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A Bird in Hand

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Photo of Stellers Jay by Walter Siegmund Photo of Stellers Jay by Walter Siegmund

They might be blue, they might be jays, but that doesn't make them a Blue Jay

Sometimes when I am with acquaintances or friends the subject of birds might come up. Invariably someone will mention that their favorite bird in the area is the Blue Jay. Well, not wanting to be pedantic I just smile and nod. This is a response I’ve learned to use when it is best to keep one’s mouth shut! What I want to say, but don’t, is that there are no Blue Jays in North Idaho or the surrounding areas (with one exception, which I will address below). Granted, we have jays and some of them are blue, but that does not make them Blue Jays. Following me?

What these kind people call a Blue Jays is the bold and boistrous Steller’s Jay (Cyanocitta stelleri). This bird is unmistakable: a lovely blue body and wings matched with a head and shoulders shrouded in charcoal – topped off by a matching black crest. And that big, glossy-black chisel of a beak confirms that this colorful character is indeed a jay. Now pay careful attention to the individual birds that might be visiting (perhaps raiding is a better word) your backyard feeder. Using your binoculars you might see traces of white or blue on the forehead, around the eyes, or on the neck. Though not evident on all Steller’s Jays, many birds carry some of these unique marks. These telltales will help you to identify individual birds.

The Steller’s Jay call is most often a loud and distinctive ack ack ack staccato which the bird uses to announce its presence. (Click here to hear it.) The bird is also a mimic and it is not uncommon to hear it mirror the harsh shriek of a red-tail hawk or other large predatory bird. Reputedly the Steller’s employs this charade as a scare tactic to scramble competing birds away from feeder stations. Sort of like shouting fire in a crowded restaurant. Nothing like having the whole place to yourself!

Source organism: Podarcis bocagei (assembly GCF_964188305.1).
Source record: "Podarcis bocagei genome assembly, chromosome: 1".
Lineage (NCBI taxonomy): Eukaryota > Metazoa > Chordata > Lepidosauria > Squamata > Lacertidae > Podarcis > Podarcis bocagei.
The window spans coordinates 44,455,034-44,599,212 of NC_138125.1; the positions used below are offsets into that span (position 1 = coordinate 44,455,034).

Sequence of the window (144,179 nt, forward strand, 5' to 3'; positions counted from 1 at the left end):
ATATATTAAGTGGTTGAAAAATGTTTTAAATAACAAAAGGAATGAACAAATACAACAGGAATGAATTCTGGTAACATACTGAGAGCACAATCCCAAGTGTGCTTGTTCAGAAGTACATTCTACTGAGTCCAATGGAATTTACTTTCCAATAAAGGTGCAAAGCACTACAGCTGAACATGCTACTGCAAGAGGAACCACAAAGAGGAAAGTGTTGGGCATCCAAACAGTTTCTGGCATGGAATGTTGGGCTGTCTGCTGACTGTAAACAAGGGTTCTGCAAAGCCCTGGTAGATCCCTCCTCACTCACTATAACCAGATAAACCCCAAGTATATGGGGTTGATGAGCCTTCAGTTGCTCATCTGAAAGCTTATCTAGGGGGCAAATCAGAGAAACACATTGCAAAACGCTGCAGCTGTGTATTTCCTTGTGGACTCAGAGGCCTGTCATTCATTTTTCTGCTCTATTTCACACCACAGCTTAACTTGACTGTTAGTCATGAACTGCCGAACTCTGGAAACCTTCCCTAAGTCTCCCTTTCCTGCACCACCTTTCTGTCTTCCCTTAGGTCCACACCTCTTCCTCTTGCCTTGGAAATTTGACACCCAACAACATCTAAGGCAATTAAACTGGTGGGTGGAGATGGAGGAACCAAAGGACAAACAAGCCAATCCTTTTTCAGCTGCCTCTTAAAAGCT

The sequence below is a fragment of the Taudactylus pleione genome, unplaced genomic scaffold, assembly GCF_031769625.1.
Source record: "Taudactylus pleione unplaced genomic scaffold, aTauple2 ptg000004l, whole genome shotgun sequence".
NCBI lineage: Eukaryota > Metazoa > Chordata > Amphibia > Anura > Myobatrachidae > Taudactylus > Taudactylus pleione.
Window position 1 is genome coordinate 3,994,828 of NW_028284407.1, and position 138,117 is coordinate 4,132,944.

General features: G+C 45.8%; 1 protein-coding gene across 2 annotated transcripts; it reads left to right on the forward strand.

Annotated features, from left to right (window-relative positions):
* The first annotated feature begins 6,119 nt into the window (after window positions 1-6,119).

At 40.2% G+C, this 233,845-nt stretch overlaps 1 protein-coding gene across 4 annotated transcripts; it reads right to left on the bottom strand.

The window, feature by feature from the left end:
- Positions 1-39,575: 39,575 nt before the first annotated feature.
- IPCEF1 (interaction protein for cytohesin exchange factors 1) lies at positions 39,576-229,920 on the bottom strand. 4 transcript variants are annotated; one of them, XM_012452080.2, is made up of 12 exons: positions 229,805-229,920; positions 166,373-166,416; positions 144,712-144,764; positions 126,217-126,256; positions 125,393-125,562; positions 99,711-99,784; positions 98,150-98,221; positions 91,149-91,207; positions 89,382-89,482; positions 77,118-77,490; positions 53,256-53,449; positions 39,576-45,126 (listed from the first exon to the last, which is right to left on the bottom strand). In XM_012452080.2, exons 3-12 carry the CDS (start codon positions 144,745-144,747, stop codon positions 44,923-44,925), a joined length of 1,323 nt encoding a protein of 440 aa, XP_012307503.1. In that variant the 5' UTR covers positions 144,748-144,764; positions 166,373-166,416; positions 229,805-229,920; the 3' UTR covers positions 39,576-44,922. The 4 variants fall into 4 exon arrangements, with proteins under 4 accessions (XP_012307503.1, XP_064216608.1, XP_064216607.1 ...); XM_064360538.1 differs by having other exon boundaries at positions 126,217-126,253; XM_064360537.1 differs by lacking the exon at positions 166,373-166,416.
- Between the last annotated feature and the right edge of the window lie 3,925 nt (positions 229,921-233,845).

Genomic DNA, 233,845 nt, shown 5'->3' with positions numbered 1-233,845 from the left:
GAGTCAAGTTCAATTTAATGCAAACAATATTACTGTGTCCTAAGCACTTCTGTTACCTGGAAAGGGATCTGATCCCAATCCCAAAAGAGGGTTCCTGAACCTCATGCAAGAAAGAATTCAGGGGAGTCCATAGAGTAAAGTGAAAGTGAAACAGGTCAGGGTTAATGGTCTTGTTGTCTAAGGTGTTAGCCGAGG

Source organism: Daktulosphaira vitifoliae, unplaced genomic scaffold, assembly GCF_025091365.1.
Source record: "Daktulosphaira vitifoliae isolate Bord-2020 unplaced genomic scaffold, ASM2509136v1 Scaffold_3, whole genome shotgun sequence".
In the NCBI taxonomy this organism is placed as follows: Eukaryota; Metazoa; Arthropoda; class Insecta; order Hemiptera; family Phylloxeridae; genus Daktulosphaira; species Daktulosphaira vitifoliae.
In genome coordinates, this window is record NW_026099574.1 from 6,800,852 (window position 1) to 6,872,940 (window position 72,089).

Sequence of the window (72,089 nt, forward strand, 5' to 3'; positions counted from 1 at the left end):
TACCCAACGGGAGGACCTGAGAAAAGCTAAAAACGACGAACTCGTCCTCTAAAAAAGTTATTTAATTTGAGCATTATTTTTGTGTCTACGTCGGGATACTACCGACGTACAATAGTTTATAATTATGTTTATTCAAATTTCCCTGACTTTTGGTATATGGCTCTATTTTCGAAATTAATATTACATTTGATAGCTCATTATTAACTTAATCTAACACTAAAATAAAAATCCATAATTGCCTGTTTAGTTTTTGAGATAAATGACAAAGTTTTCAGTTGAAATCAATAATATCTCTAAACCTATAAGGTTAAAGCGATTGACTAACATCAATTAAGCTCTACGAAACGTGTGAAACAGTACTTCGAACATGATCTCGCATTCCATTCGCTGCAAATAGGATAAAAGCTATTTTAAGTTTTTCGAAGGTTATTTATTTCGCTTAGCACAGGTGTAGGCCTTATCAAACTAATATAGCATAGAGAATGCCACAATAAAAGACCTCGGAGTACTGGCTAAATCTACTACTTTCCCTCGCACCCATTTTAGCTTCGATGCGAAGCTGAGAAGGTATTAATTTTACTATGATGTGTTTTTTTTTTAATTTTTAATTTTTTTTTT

So why the possessive form in the bird’s name? The Steller’s Jay was named for the German zoologist Georg Wilhelm Steller, who was the first European to identify this bird, which he encountered in Alaska while working as a naturalist for the Russians during the 1740s.  

Another “blue” jay that might occasionally be encountered in our area is the Western Scub-Jay (Aphelocoma californica). This bird normally occurs no further north than the southern part of Idaho and would be best called an accidental in our area. This bird is commonly seen throughout the West. It is definitively a jay, sans crest. The body is predominantly blue, but typically with a gray patch on the back and with a white throat and belly, accented with an imperfectly formed blue stripe across its breast. There are a great number of sub-species, each a little different from the other, but all still typical jays in form and habits. Keep your eyes peeled!

So, here we have it. Two jays, both blue, but neither one a Blue Jay. But don’t lament, because it is probably only a matter of time before we have genuine Blue Jays in our area. The proper Blue Jay (Cyanocitta cristata) is an eastern bird, normally ranging no further west than central Montana. Note that it is from the same genus as the Steller’s Jay – Cyanocitta. The two birds are the respective east-west representatives of their genus. But it appears that the Blue Jay is slowly expanding westward into western Montana and central and northern Idaho. They have even been spotted spending the winters in Washington and Oregon. So it appears that it is only a matter of time before we have real blue jays in our neck of the woods.

There is one more jay the bears mentioning, the Gray Jay. The Gray Jay is a common denizen of our forests and is known to many of us as camp robbers, a fitting name for this little feathered thief! Like the Steller’s Jay and the Western Scrub-Jay, the Gray Jay is a member of the Corvidae family, along with crows, ravens, magpies, and many others. But it is only a distant cousin to the other jays in our area and forms its own genus, Perisoreus. It is a very unusual bird, in both habits and reproductive behavior, and will be examined more thoroughly in a later article.

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Author info

Michael Turnlund Michael Turnlund is a Sandpoint resident who teaches at Clark Fork High School. An avid birder, he's happy to share his knowledge of the area's avian wildlife

Tagged as:

birds, outdoors, Stellers Jay, Blue Jay, WEstern Scrub Jay, Gray Jay

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